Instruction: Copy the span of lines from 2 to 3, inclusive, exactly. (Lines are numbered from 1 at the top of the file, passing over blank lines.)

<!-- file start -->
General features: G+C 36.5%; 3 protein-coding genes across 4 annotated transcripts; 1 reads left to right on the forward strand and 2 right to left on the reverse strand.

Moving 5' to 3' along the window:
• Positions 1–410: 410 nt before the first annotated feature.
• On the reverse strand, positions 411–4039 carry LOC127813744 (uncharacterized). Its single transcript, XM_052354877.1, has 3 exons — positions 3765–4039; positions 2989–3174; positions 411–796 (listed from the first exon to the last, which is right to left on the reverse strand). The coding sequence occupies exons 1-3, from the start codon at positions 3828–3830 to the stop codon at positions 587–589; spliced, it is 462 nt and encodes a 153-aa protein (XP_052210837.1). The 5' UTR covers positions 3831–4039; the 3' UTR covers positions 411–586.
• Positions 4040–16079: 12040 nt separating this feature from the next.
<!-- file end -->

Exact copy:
Moving 5' to 3' along the window:
• Positions 1–410: 410 nt before the first annotated feature.